If the Space Pirates weren't a known threat anymore, what would be the purpose of exterminating the Metroid species? Yeah, they're deadly, but just declare SR388 a restricted planet to prevent any hapless explorers from wandering into their only native territory; it's not like the Metroids can just pilot a ship and take over the galaxy themselves. No, the Galactic Federation needed to exterminate the Metroids to keep them out of the wrong hands wanting to continue using them as bioweapons. Even if the Space Pirates were thought to be totally defeated, another faction could have just as easily taken up the reins, and I doubt the Federation or Samus would've been naive enough to believe that there would've been absolutely no one else posing a potential threat. Leaving the galaxy's greatest bioweapon at an undefended research station could never have been a good idea as long as the possibility remained that someone would try to take it. It didn't have to be Ridley, it could've been anyone... rival bounty hunters, greedy corps, warrior Chozo... Whether it's in real life or in sci-fi series like Star Trek, there is never such thing as "true peace in space" just because you defeated one group of bad guys.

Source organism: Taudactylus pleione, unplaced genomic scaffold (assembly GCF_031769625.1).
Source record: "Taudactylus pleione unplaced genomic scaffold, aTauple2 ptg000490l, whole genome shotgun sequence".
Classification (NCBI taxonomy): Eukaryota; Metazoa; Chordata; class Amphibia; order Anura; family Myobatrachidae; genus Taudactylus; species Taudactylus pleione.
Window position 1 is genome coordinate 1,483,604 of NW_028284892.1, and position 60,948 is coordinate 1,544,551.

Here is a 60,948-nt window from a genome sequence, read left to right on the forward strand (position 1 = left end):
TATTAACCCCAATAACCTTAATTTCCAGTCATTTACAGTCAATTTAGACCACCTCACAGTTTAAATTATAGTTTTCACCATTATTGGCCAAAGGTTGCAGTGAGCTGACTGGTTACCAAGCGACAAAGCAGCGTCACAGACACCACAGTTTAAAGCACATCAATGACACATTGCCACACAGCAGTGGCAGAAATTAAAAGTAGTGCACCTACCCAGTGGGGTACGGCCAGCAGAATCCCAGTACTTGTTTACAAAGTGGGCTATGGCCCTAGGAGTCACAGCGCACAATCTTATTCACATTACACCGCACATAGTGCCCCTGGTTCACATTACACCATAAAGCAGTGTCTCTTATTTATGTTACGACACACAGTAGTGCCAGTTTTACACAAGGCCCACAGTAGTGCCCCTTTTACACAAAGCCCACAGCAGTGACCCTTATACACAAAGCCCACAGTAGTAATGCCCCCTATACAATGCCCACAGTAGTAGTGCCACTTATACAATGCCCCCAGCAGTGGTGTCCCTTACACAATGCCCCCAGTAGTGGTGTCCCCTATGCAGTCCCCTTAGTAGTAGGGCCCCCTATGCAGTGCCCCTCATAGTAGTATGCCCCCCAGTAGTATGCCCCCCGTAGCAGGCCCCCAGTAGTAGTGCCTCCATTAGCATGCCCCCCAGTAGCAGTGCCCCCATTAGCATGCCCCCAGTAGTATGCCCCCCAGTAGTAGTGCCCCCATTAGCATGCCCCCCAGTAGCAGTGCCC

In this case, now that Samus Returns established firmly that the Space Pirates were still active and still seeking Metroids to continue their plans, it adds extra weight to Samus's mission to SR388. There's now a more immediate and pressing need to exterminate the Metroids because there's a known ticking time bomb. And now that the Space Pirates know that Samus has the last Metroid in her possession and would likely pursue her throughout the galaxy to try taking it back... maybe Samus thought she had the right idea of leaving the baby Metroid behind in seemingly-safe Federation hands instead of taking it with her.
Or else, we can go with Other M implying that she was forced to give up the baby Metroid by Galactic Federation jerks calling it "illegal cargo". Not the best retcon, but if you think that her decision was bone-headed, then maybe it wasn't her decision to make in the first place.
Alternatively...
"Compare this to the original interpretation (Metroid 2's), where she exterminated the Metroids without the Pirates trying to stop her. This speaks volumes. The Pirates' most valued specimens, a vital portion of their plans to defeat the Federation, were being wiped out and they did... nothing. This can be interpreted as the Pirates being finally gone or its survivors too scattered to pose a threat anymore."